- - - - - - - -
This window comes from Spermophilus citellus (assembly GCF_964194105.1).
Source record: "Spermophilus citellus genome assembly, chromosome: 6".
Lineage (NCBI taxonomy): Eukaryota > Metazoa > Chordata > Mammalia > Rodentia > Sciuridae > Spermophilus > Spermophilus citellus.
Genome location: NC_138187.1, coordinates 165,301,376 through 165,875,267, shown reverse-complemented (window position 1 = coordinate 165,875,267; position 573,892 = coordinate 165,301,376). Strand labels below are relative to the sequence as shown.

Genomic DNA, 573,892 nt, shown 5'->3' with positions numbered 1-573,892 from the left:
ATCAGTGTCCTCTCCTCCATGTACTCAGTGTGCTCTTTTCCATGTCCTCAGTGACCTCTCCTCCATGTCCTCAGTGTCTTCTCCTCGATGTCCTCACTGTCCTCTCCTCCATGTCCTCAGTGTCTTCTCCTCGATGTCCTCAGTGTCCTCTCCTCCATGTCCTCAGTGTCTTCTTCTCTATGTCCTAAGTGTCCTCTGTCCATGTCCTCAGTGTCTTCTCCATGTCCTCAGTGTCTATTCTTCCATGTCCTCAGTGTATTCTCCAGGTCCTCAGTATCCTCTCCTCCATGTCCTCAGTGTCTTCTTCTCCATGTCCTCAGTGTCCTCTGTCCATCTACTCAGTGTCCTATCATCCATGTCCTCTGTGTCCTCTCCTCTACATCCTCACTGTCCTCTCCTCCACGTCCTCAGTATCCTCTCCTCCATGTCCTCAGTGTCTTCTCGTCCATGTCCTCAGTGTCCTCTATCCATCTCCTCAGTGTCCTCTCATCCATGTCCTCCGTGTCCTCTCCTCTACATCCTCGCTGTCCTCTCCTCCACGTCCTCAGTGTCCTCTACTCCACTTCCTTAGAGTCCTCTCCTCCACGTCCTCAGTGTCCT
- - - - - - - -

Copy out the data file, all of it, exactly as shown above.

This window comes from Spermophilus citellus (assembly GCF_964194105.1).
Source record: "Spermophilus citellus genome assembly, chromosome: 6".
Lineage (NCBI taxonomy): Eukaryota > Metazoa > Chordata > Mammalia > Rodentia > Sciuridae > Spermophilus > Spermophilus citellus.
Genome location: NC_138187.1, coordinates 165,301,376 through 165,875,267, shown reverse-complemented (window position 1 = coordinate 165,875,267; position 573,892 = coordinate 165,301,376). Strand labels below are relative to the sequence as shown.

Genomic DNA, 573,892 nt, shown 5'->3' with positions numbered 1-573,892 from the left:
ATCAGTGTCCTCTCCTCCATGTACTCAGTGTGCTCTTTTCCATGTCCTCAGTGACCTCTCCTCCATGTCCTCAGTGTCTTCTCCTCGATGTCCTCACTGTCCTCTCCTCCATGTCCTCAGTGTCTTCTCCTCGATGTCCTCAGTGTCCTCTCCTCCATGTCCTCAGTGTCTTCTTCTCTATGTCCTAAGTGTCCTCTGTCCATGTCCTCAGTGTCTTCTCCATGTCCTCAGTGTCTATTCTTCCATGTCCTCAGTGTATTCTCCAGGTCCTCAGTATCCTCTCCTCCATGTCCTCAGTGTCTTCTTCTCCATGTCCTCAGTGTCCTCTGTCCATCTACTCAGTGTCCTATCATCCATGTCCTCTGTGTCCTCTCCTCTACATCCTCACTGTCCTCTCCTCCACGTCCTCAGTATCCTCTCCTCCATGTCCTCAGTGTCTTCTCGTCCATGTCCTCAGTGTCCTCTATCCATCTCCTCAGTGTCCTCTCATCCATGTCCTCCGTGTCCTCTCCTCTACATCCTCGCTGTCCTCTCCTCCACGTCCTCAGTGTCCTCTACTCCACTTCCTTAGAGTCCTCTCCTCCACGTCCTCAGTGTCCT